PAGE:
Why “lobbying” is a dangerous term

06May10

Just so there’s a place where this still exists on the Internet, this is what was erased from Liberal MP Derek Lee’s biography at the Sun & Partners website:

Mr. Lee’s valuable contributions to our clients include acting for foreign and offshore organizations in obtaining operating licenses, securing regulatory and governmental approvals for mergers and acquisitions, reviewing policies and conduct of Canadian Security Intelligence Services, advising government bodies on international issues regarding cross border tax collection, antidumping issues, and lobbying government on policy issues as well as facilitating inter-governmental relationships.

How is this significant? I don’t know. But at the very least, the last few weeks in Ottawa have proven that you have to be almost obsessively careful about how you use the word that’s bolded in the quotation above. Even using that word informally seems to be dangerous.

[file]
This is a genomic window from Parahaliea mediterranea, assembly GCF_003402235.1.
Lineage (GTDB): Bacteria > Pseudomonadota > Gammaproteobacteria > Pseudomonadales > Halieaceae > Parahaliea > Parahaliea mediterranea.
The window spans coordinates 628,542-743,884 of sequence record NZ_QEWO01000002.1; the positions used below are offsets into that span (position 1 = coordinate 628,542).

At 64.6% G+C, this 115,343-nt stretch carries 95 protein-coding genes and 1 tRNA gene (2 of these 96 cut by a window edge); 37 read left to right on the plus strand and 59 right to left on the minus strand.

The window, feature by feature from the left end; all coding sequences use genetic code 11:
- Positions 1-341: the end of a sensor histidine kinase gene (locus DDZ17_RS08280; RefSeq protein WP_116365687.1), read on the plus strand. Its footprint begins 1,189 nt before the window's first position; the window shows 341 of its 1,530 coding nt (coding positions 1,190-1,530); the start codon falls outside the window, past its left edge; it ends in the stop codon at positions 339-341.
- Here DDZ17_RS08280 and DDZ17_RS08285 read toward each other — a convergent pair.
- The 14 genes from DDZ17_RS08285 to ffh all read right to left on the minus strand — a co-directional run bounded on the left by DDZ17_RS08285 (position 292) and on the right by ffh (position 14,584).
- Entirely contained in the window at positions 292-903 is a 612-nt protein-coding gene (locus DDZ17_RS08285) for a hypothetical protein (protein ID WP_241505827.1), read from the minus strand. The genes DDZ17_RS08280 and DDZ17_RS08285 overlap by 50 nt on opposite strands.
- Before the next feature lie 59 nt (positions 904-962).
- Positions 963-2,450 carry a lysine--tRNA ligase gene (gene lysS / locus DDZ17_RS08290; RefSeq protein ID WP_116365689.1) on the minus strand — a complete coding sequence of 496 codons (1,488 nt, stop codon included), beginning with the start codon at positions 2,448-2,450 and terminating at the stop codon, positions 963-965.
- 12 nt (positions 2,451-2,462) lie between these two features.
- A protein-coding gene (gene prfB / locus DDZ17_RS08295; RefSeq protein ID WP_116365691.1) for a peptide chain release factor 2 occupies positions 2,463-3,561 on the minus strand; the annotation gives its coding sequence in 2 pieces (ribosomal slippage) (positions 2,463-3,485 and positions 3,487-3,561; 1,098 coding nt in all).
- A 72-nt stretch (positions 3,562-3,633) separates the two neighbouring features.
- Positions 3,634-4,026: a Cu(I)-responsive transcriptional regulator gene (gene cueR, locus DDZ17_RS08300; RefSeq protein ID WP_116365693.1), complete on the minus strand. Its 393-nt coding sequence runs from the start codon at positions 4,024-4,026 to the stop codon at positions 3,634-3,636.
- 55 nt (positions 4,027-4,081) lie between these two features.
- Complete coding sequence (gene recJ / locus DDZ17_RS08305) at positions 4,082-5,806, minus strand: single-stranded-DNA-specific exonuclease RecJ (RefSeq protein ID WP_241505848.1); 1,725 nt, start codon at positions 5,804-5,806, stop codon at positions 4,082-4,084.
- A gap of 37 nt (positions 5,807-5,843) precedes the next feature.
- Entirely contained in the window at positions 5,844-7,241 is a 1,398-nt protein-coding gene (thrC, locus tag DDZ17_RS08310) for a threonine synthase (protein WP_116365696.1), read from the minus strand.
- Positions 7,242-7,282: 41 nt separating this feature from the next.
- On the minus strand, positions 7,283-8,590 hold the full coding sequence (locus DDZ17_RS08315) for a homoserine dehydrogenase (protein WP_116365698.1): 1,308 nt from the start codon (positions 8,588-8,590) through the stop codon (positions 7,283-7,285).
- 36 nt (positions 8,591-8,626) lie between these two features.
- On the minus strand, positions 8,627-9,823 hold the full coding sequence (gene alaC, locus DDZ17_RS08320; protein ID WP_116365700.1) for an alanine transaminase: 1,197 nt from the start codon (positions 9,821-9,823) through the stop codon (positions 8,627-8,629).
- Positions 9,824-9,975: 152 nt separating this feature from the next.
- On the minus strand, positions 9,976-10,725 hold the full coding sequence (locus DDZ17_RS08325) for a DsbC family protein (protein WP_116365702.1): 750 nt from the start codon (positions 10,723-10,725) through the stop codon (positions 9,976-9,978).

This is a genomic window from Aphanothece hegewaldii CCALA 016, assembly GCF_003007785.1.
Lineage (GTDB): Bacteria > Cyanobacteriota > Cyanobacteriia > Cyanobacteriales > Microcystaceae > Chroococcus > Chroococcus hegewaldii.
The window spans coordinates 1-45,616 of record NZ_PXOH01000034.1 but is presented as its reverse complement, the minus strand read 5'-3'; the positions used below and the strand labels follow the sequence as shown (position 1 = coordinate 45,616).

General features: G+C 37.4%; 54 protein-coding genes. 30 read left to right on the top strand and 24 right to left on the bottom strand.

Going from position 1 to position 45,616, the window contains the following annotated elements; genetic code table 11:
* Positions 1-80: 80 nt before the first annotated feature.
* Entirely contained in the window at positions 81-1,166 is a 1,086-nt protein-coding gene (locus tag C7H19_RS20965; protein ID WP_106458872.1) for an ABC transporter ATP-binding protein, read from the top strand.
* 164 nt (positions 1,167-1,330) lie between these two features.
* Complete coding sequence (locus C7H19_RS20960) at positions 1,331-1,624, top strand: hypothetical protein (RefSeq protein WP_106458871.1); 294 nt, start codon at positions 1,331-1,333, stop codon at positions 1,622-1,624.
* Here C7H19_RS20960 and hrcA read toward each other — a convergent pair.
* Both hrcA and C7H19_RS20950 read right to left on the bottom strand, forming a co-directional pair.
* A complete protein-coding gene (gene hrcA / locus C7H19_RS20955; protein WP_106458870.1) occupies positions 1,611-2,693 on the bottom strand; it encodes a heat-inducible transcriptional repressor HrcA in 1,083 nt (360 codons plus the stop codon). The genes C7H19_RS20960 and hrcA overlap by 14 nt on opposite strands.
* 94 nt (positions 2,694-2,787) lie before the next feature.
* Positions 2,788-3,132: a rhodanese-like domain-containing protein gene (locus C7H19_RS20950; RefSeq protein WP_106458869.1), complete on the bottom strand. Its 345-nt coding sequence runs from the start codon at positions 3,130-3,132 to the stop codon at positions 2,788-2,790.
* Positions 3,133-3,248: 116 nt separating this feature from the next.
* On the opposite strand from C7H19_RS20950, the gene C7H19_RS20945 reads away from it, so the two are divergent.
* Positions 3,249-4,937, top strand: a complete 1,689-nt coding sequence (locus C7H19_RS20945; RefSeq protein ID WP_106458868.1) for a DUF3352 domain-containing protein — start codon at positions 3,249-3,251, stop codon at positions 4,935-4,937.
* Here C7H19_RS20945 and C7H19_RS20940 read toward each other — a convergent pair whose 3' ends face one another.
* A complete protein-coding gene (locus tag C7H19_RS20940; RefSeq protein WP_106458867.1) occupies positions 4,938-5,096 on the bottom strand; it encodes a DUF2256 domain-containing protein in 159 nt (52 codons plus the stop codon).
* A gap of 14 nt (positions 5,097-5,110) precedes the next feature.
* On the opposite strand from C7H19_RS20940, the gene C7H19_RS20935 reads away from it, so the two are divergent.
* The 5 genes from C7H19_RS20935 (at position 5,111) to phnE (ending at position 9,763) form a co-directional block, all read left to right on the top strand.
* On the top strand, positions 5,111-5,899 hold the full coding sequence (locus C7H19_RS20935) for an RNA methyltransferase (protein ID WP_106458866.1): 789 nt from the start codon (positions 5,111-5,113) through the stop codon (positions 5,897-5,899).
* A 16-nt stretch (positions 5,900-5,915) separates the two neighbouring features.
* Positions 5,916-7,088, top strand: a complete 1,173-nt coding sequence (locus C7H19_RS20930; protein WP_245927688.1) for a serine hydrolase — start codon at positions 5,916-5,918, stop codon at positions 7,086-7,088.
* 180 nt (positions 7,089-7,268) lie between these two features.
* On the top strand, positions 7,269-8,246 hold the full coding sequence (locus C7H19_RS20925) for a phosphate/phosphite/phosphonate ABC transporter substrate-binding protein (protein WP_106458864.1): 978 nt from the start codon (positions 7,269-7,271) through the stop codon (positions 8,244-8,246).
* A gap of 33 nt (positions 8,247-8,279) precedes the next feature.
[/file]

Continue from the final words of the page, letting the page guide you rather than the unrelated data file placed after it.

By way of background, here is a CP report on Conservative claims of inappropriate behaviour on the part of Lee:

Liberal MP Derek Lee faces accusations that he’s been illegally lobbying the government on behalf of foreign companies.

The bombshell dropped by Transport Minister John Baird has turned the tables on Liberal efforts to tar the government with unethical conduct.

They’ve been roasting the Harper government for weeks over allegations that former Conservative MP Rahim Jaffer illegally lobbied up to seven different government departments and agencies.

They’re now scrambling to explain why one of their own sitting MPs is promoted as a lobbyist on a Toronto law firm’s website.

Sun and Partners touts Lee — the firm’s legal counsel since 2007 — as someone who works on behalf of foreign and offshore organizations lobbying the government and helping secure government approval for mergers and acquisitions.

Lee is not registered as a lobbyist.

I don’t know how any MP could claim that they don’t actively lobby government. Isn’t that why some — maybe not all, but some — people elect them to office? So that they can push for funding for important projects and groups in their ridings?

Oh, it’s the top story on CBC’s Power and Politics. We’ll see who says what about this.

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